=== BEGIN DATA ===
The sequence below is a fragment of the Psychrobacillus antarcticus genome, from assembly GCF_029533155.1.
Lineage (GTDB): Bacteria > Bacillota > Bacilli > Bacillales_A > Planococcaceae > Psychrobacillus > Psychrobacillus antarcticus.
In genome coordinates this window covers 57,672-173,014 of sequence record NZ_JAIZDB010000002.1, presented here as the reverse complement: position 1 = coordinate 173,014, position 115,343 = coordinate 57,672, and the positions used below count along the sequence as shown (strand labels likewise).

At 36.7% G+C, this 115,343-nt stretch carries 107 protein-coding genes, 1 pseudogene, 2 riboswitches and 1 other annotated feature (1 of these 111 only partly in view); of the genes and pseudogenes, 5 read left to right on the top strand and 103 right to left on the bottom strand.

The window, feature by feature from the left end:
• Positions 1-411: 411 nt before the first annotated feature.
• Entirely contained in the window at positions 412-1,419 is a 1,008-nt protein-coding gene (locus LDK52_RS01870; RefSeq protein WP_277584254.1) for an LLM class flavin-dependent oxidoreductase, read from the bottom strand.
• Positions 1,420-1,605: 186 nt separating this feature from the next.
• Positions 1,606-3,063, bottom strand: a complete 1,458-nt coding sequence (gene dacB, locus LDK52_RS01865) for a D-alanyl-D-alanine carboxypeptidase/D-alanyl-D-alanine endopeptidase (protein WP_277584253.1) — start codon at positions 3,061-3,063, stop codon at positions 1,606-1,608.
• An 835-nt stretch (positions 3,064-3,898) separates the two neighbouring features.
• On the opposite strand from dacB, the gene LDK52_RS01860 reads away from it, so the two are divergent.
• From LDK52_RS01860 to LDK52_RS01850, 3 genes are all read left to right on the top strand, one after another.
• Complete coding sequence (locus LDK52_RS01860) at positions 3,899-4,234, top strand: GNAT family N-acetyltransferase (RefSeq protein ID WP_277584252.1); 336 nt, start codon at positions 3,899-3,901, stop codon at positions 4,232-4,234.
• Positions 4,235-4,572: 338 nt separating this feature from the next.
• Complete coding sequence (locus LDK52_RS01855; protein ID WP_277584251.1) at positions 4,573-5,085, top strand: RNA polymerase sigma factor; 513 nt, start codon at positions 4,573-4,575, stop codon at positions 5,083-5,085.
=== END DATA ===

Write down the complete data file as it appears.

The sequence below is a fragment of the Psychrobacillus antarcticus genome, from assembly GCF_029533155.1.
Lineage (GTDB): Bacteria > Bacillota > Bacilli > Bacillales_A > Planococcaceae > Psychrobacillus > Psychrobacillus antarcticus.
In genome coordinates this window covers 57,672-173,014 of sequence record NZ_JAIZDB010000002.1, presented here as the reverse complement: position 1 = coordinate 173,014, position 115,343 = coordinate 57,672, and the positions used below count along the sequence as shown (strand labels likewise).

At 36.7% G+C, this 115,343-nt stretch carries 107 protein-coding genes, 1 pseudogene, 2 riboswitches and 1 other annotated feature (1 of these 111 only partly in view); of the genes and pseudogenes, 5 read left to right on the top strand and 103 right to left on the bottom strand.

The window, feature by feature from the left end:
• Positions 1-411: 411 nt before the first annotated feature.
• Entirely contained in the window at positions 412-1,419 is a 1,008-nt protein-coding gene (locus LDK52_RS01870; RefSeq protein WP_277584254.1) for an LLM class flavin-dependent oxidoreductase, read from the bottom strand.
• Positions 1,420-1,605: 186 nt separating this feature from the next.
• Positions 1,606-3,063, bottom strand: a complete 1,458-nt coding sequence (gene dacB, locus LDK52_RS01865) for a D-alanyl-D-alanine carboxypeptidase/D-alanyl-D-alanine endopeptidase (protein WP_277584253.1) — start codon at positions 3,061-3,063, stop codon at positions 1,606-1,608.
• An 835-nt stretch (positions 3,064-3,898) separates the two neighbouring features.
• On the opposite strand from dacB, the gene LDK52_RS01860 reads away from it, so the two are divergent.
• From LDK52_RS01860 to LDK52_RS01850, 3 genes are all read left to right on the top strand, one after another.
• Complete coding sequence (locus LDK52_RS01860) at positions 3,899-4,234, top strand: GNAT family N-acetyltransferase (RefSeq protein ID WP_277584252.1); 336 nt, start codon at positions 3,899-3,901, stop codon at positions 4,232-4,234.
• Positions 4,235-4,572: 338 nt separating this feature from the next.
• Complete coding sequence (locus LDK52_RS01855; protein ID WP_277584251.1) at positions 4,573-5,085, top strand: RNA polymerase sigma factor; 513 nt, start codon at positions 4,573-4,575, stop codon at positions 5,083-5,085.